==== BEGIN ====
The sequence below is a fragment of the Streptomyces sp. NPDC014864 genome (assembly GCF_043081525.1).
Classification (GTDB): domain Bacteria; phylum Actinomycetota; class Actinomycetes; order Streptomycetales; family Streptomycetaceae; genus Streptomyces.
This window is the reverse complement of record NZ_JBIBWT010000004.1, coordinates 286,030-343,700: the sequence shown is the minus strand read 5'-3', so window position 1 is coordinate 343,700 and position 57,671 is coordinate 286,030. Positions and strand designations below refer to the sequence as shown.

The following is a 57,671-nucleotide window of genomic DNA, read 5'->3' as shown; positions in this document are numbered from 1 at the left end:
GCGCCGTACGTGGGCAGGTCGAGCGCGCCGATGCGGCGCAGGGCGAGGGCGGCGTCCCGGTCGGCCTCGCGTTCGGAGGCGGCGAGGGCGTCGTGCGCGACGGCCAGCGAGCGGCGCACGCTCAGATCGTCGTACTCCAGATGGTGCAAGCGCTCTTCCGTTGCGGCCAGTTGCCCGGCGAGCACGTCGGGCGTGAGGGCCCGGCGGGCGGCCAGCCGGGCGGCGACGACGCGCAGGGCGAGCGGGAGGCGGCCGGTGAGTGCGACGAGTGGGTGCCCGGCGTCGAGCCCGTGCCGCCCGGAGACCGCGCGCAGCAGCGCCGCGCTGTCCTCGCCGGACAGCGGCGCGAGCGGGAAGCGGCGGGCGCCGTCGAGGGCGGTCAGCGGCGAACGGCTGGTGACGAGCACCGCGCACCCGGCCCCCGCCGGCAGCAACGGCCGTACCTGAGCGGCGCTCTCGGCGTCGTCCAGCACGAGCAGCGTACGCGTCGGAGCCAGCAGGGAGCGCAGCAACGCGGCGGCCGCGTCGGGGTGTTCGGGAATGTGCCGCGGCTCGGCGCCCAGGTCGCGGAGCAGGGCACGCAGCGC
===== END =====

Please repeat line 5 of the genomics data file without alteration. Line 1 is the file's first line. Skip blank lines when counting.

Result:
GCGCCGTACGTGGGCAGGTCGAGCGCGCCGATGCGGCGCAGGGCGAGGGCGGCGTCCCGGTCGGCCTCGCGTTCGGAGGCGGCGAGGGCGTCGTGCGCGACGGCCAGCGAGCGGCGCACGCTCAGATCGTCGTACTCCAGATGGTGCAAGCGCTCTTCCGTTGCGGCCAGTTGCCCGGCGAGCACGTCGGGCGTGAGGGCCCGGCGGGCGGCCAGCCGGGCGGCGACGACGCGCAGGGCGAGCGGGAGGCGGCCGGTGAGTGCGACGAGTGGGTGCCCGGCGTCGAGCCCGTGCCGCCCGGAGACCGCGCGCAGCAGCGCCGCGCTGTCCTCGCCGGACAGCGGCGCGAGCGGGAAGCGGCGGGCGCCGTCGAGGGCGGTCAGCGGCGAACGGCTGGTGACGAGCACCGCGCACCCGGCCCCCGCCGGCAGCAACGGCCGTACCTGAGCGGCGCTCTCGGCGTCGTCCAGCACGAGCAGCGTACGCGTCGGAGCCAGCAGGGAGCGCAGCAACGCGGCGGCCGCGTCGGGGTGTTCGGGAATGTGCCGCGGCTCGGCGCCCAGGTCGCGGAGCAGGGCACGCAGCGC